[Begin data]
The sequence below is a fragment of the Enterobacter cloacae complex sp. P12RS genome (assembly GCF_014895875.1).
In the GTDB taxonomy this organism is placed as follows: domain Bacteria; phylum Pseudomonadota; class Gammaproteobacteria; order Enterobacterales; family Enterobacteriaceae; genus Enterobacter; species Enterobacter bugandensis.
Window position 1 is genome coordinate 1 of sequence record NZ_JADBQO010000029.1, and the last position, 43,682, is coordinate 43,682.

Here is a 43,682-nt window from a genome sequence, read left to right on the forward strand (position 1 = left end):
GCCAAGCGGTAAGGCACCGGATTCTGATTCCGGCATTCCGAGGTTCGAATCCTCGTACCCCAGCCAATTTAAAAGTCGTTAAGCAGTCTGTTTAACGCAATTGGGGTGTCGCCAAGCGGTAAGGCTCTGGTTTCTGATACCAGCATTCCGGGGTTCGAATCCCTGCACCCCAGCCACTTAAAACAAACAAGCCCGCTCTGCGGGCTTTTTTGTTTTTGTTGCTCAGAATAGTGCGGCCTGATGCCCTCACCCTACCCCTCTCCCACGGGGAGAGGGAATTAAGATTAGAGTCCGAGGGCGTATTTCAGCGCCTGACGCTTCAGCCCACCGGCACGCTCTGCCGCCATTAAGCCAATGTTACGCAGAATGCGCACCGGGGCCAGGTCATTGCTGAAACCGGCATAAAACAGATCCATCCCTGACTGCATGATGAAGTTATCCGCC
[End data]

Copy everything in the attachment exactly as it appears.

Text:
The sequence below is a fragment of the Enterobacter cloacae complex sp. P12RS genome (assembly GCF_014895875.1).
In the GTDB taxonomy this organism is placed as follows: domain Bacteria; phylum Pseudomonadota; class Gammaproteobacteria; order Enterobacterales; family Enterobacteriaceae; genus Enterobacter; species Enterobacter bugandensis.
Window position 1 is genome coordinate 1 of sequence record NZ_JADBQO010000029.1, and the last position, 43,682, is coordinate 43,682.

Here is a 43,682-nt window from a genome sequence, read left to right on the forward strand (position 1 = left end):
GCCAAGCGGTAAGGCACCGGATTCTGATTCCGGCATTCCGAGGTTCGAATCCTCGTACCCCAGCCAATTTAAAAGTCGTTAAGCAGTCTGTTTAACGCAATTGGGGTGTCGCCAAGCGGTAAGGCTCTGGTTTCTGATACCAGCATTCCGGGGTTCGAATCCCTGCACCCCAGCCACTTAAAACAAACAAGCCCGCTCTGCGGGCTTTTTTGTTTTTGTTGCTCAGAATAGTGCGGCCTGATGCCCTCACCCTACCCCTCTCCCACGGGGAGAGGGAATTAAGATTAGAGTCCGAGGGCGTATTTCAGCGCCTGACGCTTCAGCCCACCGGCACGCTCTGCCGCCATTAAGCCAATGTTACGCAGAATGCGCACCGGGGCCAGGTCATTGCTGAAACCGGCATAAAACAGATCCATCCCTGACTGCATGATGAAGTTATCCGCC